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Technology & Entrepreneurship

FCC Considers Allowing Direct-to-Voicemail Messages

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The Federal Communications Commission is considering giving a waiver to a company that wants to put voice messages into your voicemail without your phone ever ringing. 

The waiver would be necessary to get around the Telephone Consumers Protection Act (TCPA). It was passed in 1991, and it made many things illegal, including unsolicited robocalls to your cell phone.

The marketing company All About The Message, LLC says it wants to use new technology that doesn't ring your phone to deliver messages to your voicemail. It believes since the phone doesn't ring, the server-to-server exchange isn't telephone-based, and therefore doesn't fall under the TCPA.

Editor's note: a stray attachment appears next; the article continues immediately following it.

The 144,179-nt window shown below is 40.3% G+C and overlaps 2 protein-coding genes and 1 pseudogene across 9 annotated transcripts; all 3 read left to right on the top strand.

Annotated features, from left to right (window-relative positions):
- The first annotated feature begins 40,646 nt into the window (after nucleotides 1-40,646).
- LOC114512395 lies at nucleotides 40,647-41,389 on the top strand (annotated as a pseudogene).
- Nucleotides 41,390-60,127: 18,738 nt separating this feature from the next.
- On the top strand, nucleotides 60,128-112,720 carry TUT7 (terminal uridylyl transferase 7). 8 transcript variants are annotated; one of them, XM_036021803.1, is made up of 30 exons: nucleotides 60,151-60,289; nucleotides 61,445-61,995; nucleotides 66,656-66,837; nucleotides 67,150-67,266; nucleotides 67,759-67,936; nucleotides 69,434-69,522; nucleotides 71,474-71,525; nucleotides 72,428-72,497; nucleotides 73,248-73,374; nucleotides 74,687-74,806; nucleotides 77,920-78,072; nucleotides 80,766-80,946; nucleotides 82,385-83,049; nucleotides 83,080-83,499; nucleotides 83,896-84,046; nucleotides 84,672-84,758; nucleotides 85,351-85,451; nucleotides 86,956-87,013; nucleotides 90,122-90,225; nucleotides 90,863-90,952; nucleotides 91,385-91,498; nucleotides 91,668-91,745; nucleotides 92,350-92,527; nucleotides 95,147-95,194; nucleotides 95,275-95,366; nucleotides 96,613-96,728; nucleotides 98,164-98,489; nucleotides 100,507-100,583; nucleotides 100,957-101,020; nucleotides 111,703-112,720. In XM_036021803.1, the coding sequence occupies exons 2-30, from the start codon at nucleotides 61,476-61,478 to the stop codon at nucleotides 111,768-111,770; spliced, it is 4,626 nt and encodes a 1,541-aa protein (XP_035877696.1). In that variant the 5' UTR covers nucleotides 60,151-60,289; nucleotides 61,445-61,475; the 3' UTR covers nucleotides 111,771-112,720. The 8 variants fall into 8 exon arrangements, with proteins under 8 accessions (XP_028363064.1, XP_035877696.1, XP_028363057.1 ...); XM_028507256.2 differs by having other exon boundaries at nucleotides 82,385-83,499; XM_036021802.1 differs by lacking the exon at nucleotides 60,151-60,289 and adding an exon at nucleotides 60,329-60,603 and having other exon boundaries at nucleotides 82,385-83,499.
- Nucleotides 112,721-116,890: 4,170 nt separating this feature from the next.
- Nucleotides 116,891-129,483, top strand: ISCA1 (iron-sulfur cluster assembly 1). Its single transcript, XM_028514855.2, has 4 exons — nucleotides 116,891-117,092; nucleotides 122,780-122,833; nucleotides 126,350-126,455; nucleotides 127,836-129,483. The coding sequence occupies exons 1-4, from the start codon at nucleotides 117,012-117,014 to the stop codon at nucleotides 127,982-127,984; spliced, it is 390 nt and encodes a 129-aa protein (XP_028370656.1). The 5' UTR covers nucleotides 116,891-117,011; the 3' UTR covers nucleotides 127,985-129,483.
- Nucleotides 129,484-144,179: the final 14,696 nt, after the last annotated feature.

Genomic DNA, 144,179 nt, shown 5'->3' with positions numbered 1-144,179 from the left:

The U.S. Chamber of Commerce agrees and filed comments in support of the petition.

"We don't believe that the FCC has the authority to expand the TCPA to encompass new technologies, says the Chamber's Bryan Quigley. "Only Congress has that authority, " he continues.

Quigley isn't a fan of robocalls, "I don't think anyone likes getting mass solicitations," he says. And the U.S. Chamber of Commerce doesn't endorse this technology. But he argues this isn't robocalling and the TCPA shouldn't include it.

"So the last thing that consumers need is another way to have their privacy invaded," says Consumers' Union Policy Fellow Maureen Mahoney. She says one of the big reasons this law was passed was because people's lives were being disrupted. 

Mahoney says ring-less messaging is just as bad as robo-texting, which the FCC has already ruled on.

"I would argue the FCC has recognized that robo-texts are just as invasive, and it's the same technology they use to send robo-texts, they can send out thousands if not millions of messages at once with the potential of overwhelming your voicemail," says Mahoney.

Not only are these messages just as disruptive as the illegal robocall, they could cost people money, says Mahoney. 75 million people rely on pre-paid minute plans according to industry estimates. These customers would have to use minutes wade through potential spam calls to get to the messages they want to hear.

The FCC public comment period ends June 2.